Khuddaka Nikaya

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Sutta Nipāta
Sutta 4. Sundarika Bhāradvāja

[pali] [faus]

Sundarika Bhāradvāja

Translated from the Pali by Thanissaro Bhikkhu.

Sourced from the edition at
For free distribution only.

Another version of this encounter is recorded in SN 7:9.



I have heard that on one occasion the Blessed One was staying among the Kosalans on the bank of the River Sundarika. And on that occasion, the brahman Sundarika Bhāradvāja was offering a fire sacrifice and performing a fire oblation on the bank of the River Sundarika. Then, having offered the fire sacrifice and performed the fire oblation, he got up from his seat and looked around to the four directions, (thinking,) "Who should eat the remains of the offering?" He saw the Blessed One sitting not far away at the root of a tree with his head covered. On seeing him, he took the remains of the offering in his left hand and his water-pot in his right, and went to the Blessed One. Then the Blessed One, at the sound of the brahman Sundarika Bhāradvāja's footsteps, uncovered his head. The brahman Sundarika Bhāradvāja (thinking,) "This venerable one is shaven. This venerable one is a shaveling," wanted to turn back. But then the thought occurred to him, "Still, there are some brahmans who are shaven. What if, having approached him, I were to ask his caste?"

So he went to the Blessed One and, on arrival, asked: "What is the venerable one's birth-caste?"[1]

Then the Blessed One addressed the brahman Sundarika Bhāradvāja in verse:

"I'm not a brahman or king's son,
not a merchant, or anyone at all.[2]
Comprehending the clan
of the run-of-the-mill,[3]
  having nothing,
I wander by means of wisdom
  in the world.
Wearing my outer robe,
I wander without home,
  my hair     shaven off,
  my mind          entirely unbound,
not adhering to people here.
You ask me
an inappropriate question
about clan."

"But, sir, brahmans surely inquire of brahmans,
‘Are you among the brahmans?'"

The Buddha:
"If you say you're a brahman
and I'm not a brahman,
I ask you the three lines of the Sāvitti
and its twenty-four syllables."[4]

"Because of what
did seers, men, noble warriors, and brahmans
—many of them here in the world—
(first) arrange sacrifices to devas?"

The Buddha:
"Whoever has attained the end,
an attainer-of-knowledge,
should receive an oblation
at the time of a sacrifice,
his (sacrifice), I say, would succeed."[5]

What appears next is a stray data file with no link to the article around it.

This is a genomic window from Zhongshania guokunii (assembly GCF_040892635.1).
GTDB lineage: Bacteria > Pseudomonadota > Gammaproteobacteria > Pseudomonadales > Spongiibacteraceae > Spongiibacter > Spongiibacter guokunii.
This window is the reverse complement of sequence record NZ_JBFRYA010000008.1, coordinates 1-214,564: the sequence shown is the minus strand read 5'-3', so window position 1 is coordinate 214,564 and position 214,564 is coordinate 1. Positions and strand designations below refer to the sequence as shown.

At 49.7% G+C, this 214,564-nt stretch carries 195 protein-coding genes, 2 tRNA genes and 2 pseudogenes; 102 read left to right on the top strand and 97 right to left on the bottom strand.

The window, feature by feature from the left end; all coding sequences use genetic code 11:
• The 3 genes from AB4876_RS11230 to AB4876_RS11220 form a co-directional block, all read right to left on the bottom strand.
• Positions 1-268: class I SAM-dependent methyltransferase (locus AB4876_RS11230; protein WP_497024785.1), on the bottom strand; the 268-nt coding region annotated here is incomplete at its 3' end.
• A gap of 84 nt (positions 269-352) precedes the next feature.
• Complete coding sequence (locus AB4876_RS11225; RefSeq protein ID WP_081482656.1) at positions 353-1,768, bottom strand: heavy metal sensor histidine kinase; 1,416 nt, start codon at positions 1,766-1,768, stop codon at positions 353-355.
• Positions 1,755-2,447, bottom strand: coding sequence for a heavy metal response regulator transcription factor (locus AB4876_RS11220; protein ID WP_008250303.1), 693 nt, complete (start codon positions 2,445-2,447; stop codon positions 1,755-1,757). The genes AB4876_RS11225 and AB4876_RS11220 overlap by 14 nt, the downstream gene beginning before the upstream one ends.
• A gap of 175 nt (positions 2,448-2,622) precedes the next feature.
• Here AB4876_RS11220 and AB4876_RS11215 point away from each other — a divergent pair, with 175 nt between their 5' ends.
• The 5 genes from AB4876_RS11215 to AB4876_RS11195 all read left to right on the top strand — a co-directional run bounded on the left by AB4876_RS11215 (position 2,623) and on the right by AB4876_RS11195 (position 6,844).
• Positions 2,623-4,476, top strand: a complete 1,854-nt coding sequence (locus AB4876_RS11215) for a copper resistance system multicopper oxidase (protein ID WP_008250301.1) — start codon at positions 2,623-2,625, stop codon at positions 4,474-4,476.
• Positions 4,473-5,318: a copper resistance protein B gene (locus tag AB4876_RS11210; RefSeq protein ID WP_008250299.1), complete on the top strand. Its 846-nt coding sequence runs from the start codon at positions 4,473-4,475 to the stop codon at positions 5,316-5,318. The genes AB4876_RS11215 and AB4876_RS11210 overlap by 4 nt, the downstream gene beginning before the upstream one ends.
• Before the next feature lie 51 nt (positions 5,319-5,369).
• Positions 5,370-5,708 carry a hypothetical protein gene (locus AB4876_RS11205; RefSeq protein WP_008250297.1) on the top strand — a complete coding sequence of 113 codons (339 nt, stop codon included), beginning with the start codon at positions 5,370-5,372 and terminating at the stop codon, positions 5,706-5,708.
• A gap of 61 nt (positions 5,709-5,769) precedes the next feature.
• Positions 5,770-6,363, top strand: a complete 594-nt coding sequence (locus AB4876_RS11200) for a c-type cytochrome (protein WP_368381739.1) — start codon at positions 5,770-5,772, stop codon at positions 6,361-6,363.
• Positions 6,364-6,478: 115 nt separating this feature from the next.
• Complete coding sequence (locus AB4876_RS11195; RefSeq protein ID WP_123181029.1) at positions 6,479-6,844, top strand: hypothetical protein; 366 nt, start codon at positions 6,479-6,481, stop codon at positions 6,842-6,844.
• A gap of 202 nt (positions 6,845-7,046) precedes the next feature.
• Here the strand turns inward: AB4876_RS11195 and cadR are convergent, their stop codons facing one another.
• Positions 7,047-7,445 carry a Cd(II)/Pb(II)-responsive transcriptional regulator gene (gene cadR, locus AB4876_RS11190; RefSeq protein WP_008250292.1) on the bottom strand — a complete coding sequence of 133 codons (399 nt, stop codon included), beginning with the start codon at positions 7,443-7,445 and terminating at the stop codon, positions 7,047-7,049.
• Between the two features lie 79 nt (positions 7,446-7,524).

"So yes, our sacrifice will succeed
for we have seen an attainer-of-knowledge like you.
It's from not seeing those like you
that someone else eats the sacrificial cake."

The Buddha:
"Therefore, brahman,
  as you are seeking your benefit,
  approach and ask.
Perhaps you may find here
one at peace, with no anger,
no desire, no affliction:
one with good wisdom."

"I delight in sacrifice,
I desire to sacrifice,
but I don't understand
where a sacrifice succeeds.
Teach me, sir. Tell me that."

The Buddha:
"In that case, brahman, lend ear.
I will teach you the Dhamma.
  Don't inquire about birth.[6]
  Inquire about conduct.
As from wood, a fire is born,[7]
so a sage, even from lowly birth
  —steadfast, restrained
  through a sense of shame—
becomes a thoroughbred.

One tamed by truth,
endowed with self-control,
attained to the end of knowledge,
having fulfilled the holy life:
To him, at the right time,
you should bestow an offering,[8]
to him a brahman aiming at merit
should sacrifice.

Those with well-restrained minds,
straight as a shuttle:
To them, at the right time,
you should bestow an offering,
to them a brahman aiming at merit
should sacrifice.

Those devoid of passion,
their faculties well-centered,
released like the moon
from the grasp of an eclipse:
To them, at the right time,
you should bestow an offering,
to them a brahman aiming at merit
should sacrifice.

Unattached, they wander in the world,
always mindful,
abandoning possessiveness:
To them, at the right time,
you should bestow an offering,
to them a brahman aiming at merit
should sacrifice.

Who, abandoning sensuality,
wanders victorious,
who knows the end
of birth and death,
totally unbound, cool
as a pool of water:
The Tathāgata deserves[9]
the sacrificial cake.

Consonant among the consonant,
far from the discordant,
the Tathāgata of infinite discernment,
not smeared here or beyond:
The Tathāgata deserves
the sacrificial cake.

In whom no deceptiveness dwells,
  no conceit,
devoid of greed, un-
possessive, un-
his anger dispelled,
his mind entirely unbound,
a brahman who has abandoned
the stain of grief:
The Tathāgata deserves
the sacrificial cake.

He has abandoned the homes of the mind,
  no possessions at all,
  no clinging here or beyond:
The Tathāgata deserves